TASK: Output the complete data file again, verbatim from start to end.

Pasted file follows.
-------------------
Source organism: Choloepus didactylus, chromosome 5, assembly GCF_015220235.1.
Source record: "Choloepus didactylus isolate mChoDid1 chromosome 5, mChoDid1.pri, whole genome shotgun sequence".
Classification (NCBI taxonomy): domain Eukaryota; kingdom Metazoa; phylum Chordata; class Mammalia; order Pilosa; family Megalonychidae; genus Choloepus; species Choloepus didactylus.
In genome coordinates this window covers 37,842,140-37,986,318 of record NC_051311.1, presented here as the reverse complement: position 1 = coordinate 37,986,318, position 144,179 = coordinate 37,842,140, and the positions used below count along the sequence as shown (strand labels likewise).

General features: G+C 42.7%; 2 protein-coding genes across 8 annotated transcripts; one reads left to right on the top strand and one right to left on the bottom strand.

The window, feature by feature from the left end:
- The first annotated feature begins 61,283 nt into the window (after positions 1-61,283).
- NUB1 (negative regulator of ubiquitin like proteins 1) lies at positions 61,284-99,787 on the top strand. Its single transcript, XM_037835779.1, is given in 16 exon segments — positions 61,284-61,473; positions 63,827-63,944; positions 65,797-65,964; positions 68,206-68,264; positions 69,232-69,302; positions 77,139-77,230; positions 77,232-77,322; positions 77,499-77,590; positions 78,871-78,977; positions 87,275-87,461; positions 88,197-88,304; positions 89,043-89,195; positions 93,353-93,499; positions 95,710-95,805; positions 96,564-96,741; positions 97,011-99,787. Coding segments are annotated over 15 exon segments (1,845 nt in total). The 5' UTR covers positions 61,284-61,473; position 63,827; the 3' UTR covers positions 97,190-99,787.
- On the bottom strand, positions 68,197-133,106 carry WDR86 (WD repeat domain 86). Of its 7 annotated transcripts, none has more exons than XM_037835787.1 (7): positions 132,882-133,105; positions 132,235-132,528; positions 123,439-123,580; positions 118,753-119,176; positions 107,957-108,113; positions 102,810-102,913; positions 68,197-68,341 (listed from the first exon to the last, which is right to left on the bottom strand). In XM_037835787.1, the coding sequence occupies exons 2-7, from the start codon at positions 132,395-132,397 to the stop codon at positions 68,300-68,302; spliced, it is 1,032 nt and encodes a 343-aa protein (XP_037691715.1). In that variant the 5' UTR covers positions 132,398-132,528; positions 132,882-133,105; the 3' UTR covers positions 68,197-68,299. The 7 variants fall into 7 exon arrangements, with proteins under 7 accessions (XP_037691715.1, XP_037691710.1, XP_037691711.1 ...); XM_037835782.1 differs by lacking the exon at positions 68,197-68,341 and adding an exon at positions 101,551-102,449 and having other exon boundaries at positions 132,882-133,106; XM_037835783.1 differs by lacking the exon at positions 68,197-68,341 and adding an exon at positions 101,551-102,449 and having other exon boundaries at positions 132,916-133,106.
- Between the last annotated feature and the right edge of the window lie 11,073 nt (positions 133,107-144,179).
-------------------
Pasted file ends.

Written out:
Source organism: Choloepus didactylus, chromosome 5, assembly GCF_015220235.1.
Source record: "Choloepus didactylus isolate mChoDid1 chromosome 5, mChoDid1.pri, whole genome shotgun sequence".
Classification (NCBI taxonomy): domain Eukaryota; kingdom Metazoa; phylum Chordata; class Mammalia; order Pilosa; family Megalonychidae; genus Choloepus; species Choloepus didactylus.
In genome coordinates this window covers 37,842,140-37,986,318 of record NC_051311.1, presented here as the reverse complement: position 1 = coordinate 37,986,318, position 144,179 = coordinate 37,842,140, and the positions used below count along the sequence as shown (strand labels likewise).

General features: G+C 42.7%; 2 protein-coding genes across 8 annotated transcripts; one reads left to right on the top strand and one right to left on the bottom strand.

The window, feature by feature from the left end:
- The first annotated feature begins 61,283 nt into the window (after positions 1-61,283).
- NUB1 (negative regulator of ubiquitin like proteins 1) lies at positions 61,284-99,787 on the top strand. Its single transcript, XM_037835779.1, is given in 16 exon segments — positions 61,284-61,473; positions 63,827-63,944; positions 65,797-65,964; positions 68,206-68,264; positions 69,232-69,302; positions 77,139-77,230; positions 77,232-77,322; positions 77,499-77,590; positions 78,871-78,977; positions 87,275-87,461; positions 88,197-88,304; positions 89,043-89,195; positions 93,353-93,499; positions 95,710-95,805; positions 96,564-96,741; positions 97,011-99,787. Coding segments are annotated over 15 exon segments (1,845 nt in total). The 5' UTR covers positions 61,284-61,473; position 63,827; the 3' UTR covers positions 97,190-99,787.
- On the bottom strand, positions 68,197-133,106 carry WDR86 (WD repeat domain 86). Of its 7 annotated transcripts, none has more exons than XM_037835787.1 (7): positions 132,882-133,105; positions 132,235-132,528; positions 123,439-123,580; positions 118,753-119,176; positions 107,957-108,113; positions 102,810-102,913; positions 68,197-68,341 (listed from the first exon to the last, which is right to left on the bottom strand). In XM_037835787.1, the coding sequence occupies exons 2-7, from the start codon at positions 132,395-132,397 to the stop codon at positions 68,300-68,302; spliced, it is 1,032 nt and encodes a 343-aa protein (XP_037691715.1). In that variant the 5' UTR covers positions 132,398-132,528; positions 132,882-133,105; the 3' UTR covers positions 68,197-68,299. The 7 variants fall into 7 exon arrangements, with proteins under 7 accessions (XP_037691715.1, XP_037691710.1, XP_037691711.1 ...); XM_037835782.1 differs by lacking the exon at positions 68,197-68,341 and adding an exon at positions 101,551-102,449 and having other exon boundaries at positions 132,882-133,106; XM_037835783.1 differs by lacking the exon at positions 68,197-68,341 and adding an exon at positions 101,551-102,449 and having other exon boundaries at positions 132,916-133,106.
- Between the last annotated feature and the right edge of the window lie 11,073 nt (positions 133,107-144,179).